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SHANGHAI (Reuters) - China's economy is bottoming out, which will pave the way for needed reform of the resources tax, Jia Kang, head of research at the Ministry of Finance, wrote in a commentary in the official China Securities Journal on Monday.
Meanwhile, the government should decide to implement further expansionary policies by the end of June, at the latest, if data for the second quarter turns out to be worse than expected, Jia said.
Although China's economy may begin to recover later this year, growth is expected to remain low for three years, while the cycle for expansionary economic policies may last five years, Jia said.
Separately, the head of a government think-tank warned that risks to official budget projections were more acute after the first quarter in which fiscal expenditures rose by 34.8 percent while revenues fell by 8.3 percent.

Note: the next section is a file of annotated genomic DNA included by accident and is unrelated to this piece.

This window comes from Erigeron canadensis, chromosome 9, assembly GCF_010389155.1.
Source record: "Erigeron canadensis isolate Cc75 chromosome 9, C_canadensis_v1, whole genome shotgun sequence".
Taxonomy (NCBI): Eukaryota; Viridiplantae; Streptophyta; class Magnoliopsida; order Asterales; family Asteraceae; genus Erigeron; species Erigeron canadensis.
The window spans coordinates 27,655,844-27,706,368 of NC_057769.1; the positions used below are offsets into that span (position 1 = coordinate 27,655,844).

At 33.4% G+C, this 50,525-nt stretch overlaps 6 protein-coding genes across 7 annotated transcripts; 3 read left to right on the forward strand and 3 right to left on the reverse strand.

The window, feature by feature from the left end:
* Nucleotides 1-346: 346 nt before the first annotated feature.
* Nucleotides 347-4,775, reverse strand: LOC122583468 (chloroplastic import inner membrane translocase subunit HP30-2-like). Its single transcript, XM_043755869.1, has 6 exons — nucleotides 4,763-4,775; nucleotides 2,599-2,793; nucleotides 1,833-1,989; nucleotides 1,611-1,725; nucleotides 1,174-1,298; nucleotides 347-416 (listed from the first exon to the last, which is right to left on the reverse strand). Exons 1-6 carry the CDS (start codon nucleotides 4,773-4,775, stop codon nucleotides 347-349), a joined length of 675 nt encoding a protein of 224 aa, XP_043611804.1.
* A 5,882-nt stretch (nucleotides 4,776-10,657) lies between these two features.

The government's forecast of a 950 billion yuan (94.3 billion pound) deficit may prove too small should these trends continue, Pei Changhong, head of the Institute of Finance and Trade Economics in the Chinese Academy of Social Sciences, was quoted as saying in the China Securities Journal.
China registered its weakest quarter on record with growth of 6.1 percent in the first quarter from the year-ago period, but that reflected a pick-up in quarter-on-quarter growth, and March data offered more signs of a gradual recovery.
The improving picture dampened speculation that China might unveil a major new spending package to follow the 4 trillion yuan ($585 billion) two-year stimulus plan it unveiled last November, though the government has pledged to adjust its plans as needed.
Reporting by Samuel Shen and Simon Rabinovitch; editing by Ken Wills